Example # 4

Manufacturing/Industrial Engineer

  • Served as a fill-in production supervisor or superintendent during times when the plant is short-handed.
  • Participated in DFM meetings for new products.
  • Participate in PFMEA's and Control Plans.
  • Perform daily review and disposition of in process non-conforming MRB product.
  • Led a cross functional team to select and implement a system for tracking overall equipment effectiveness (OEE).

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We compared 29,889 sample manufacturing engineer resumes with job offers and found that the average years of experience required for a manufacturing engineer job required by employers is 2.0 years.
How much work experience do employers want to see?
The average manufacturing engineer job listing asks for 2.0 years of work experience.
How much work experience does the average manufacturing engineer candidate have?
The average manufacturing engineer resume contains 5.0 years of work experience.
Write your work experience section in a way that embraces your manufacturing engineer skills. Sounds easier said than done? Take a look at how other people have done it. Below are real examples from manufacturing engineer resumes that people have included in their work experience section to demonstrate their knowledge of key skills:
5
Education
As a manufacturing engineer, you may be curious how your education stacks up against other applicants. As long as you have a bachelor's degree, you're in the majority. Our research showed that most Manufacturing Engineers have a 4-year degree as the highest education level.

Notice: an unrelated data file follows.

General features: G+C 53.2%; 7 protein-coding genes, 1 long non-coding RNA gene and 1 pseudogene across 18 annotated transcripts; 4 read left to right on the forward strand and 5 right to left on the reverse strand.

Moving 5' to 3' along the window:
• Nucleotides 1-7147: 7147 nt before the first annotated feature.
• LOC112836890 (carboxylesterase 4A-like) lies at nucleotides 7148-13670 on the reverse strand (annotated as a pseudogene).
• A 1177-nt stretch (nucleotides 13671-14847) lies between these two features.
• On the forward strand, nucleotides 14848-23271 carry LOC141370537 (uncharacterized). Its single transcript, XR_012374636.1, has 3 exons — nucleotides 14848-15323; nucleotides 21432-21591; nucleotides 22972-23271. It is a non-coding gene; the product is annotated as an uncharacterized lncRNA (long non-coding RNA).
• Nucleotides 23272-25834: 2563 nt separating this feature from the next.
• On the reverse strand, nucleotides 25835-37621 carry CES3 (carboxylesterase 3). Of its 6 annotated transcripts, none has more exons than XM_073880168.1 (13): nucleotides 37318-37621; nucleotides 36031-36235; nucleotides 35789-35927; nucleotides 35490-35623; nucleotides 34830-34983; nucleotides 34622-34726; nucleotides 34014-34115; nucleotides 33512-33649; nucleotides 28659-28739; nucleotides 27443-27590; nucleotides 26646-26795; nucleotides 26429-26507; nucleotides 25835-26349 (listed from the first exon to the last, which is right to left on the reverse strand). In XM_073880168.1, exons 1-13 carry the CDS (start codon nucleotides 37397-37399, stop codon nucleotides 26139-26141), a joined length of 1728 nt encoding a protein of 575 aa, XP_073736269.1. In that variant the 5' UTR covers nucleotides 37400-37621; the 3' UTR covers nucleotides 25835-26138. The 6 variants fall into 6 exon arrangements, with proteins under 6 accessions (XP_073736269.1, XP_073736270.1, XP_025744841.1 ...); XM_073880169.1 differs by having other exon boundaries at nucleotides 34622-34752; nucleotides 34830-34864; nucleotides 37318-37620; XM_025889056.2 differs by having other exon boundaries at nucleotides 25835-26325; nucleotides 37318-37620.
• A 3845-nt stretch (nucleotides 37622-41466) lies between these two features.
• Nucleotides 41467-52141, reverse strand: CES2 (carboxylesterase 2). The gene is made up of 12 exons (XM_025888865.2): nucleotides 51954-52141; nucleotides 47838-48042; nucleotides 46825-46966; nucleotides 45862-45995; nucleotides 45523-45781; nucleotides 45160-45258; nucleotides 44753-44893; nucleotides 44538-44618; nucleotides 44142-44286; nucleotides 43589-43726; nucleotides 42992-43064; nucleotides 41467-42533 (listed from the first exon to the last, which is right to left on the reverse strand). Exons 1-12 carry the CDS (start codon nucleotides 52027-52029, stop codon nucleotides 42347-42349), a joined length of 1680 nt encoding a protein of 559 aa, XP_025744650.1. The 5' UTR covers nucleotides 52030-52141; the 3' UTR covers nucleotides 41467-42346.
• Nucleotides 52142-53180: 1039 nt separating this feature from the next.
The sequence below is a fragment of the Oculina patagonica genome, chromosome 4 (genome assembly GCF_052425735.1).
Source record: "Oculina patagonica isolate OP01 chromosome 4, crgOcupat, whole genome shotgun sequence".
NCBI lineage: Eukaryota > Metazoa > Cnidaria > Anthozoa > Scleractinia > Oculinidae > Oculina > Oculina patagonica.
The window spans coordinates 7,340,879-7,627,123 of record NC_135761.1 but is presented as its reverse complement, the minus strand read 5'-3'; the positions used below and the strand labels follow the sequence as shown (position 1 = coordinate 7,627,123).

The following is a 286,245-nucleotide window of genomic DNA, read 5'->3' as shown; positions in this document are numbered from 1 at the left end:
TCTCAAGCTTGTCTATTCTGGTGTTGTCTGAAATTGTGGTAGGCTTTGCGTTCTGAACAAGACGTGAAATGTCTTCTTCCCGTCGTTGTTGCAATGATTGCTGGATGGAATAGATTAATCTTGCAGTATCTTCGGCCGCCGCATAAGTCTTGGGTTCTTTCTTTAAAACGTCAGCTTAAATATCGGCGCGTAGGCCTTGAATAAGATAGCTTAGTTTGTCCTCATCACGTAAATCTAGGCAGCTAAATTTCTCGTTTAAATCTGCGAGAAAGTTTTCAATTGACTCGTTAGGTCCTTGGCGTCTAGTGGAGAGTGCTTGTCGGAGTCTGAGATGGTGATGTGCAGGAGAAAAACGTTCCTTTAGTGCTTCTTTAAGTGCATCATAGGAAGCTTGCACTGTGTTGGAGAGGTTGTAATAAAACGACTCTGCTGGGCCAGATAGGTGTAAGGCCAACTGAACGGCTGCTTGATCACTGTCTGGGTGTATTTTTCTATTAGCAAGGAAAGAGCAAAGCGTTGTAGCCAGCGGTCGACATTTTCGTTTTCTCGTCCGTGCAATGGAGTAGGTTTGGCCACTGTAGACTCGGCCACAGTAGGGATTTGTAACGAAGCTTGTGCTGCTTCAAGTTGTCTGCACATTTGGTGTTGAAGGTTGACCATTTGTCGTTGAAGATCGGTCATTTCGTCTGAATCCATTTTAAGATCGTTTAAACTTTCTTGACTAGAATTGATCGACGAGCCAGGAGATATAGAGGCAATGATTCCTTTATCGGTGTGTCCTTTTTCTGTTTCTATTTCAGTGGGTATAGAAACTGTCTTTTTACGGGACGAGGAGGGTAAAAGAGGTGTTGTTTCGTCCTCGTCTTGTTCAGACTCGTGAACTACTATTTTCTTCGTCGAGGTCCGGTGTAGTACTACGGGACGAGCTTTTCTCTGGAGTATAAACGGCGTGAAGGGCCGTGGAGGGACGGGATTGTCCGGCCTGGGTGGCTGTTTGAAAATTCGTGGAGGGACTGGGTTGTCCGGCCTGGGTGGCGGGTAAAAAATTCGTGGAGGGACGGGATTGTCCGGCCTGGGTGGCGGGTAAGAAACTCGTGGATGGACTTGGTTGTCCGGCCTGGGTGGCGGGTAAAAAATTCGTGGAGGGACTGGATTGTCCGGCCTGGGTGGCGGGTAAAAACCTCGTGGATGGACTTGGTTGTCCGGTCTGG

Overwhelmingly, those applying to manufacturing engineer positions majored in Mechanical Engineering. Some of the other common majors that appear on manufacturing engineer resumes include Business, Industrial Engineering, and Industrial Technology.
As shown above, the Education section can be very brief. However make sure to include the following:
The name of the school you attended
The year you attended
Your major
Your GPA
The level of education you attained

Manufacturing Engineer Salary

Did your resume land you an interview? Be prepared to talk salary.

How To Answer "What Are Your Salary Requirements"

When you are ready to send your resume to employers, it's important to be aware of the current market conditions for Manufacturing Engineers. Salary can vary based on factors such as location, company, and industry. Check out our detailed salary information for Manufacturing Engineers to learn more.

Average Employee Salary
$72,000
$56,000
Min 10%
$72,000
Median 50%
$94,000
Max 90%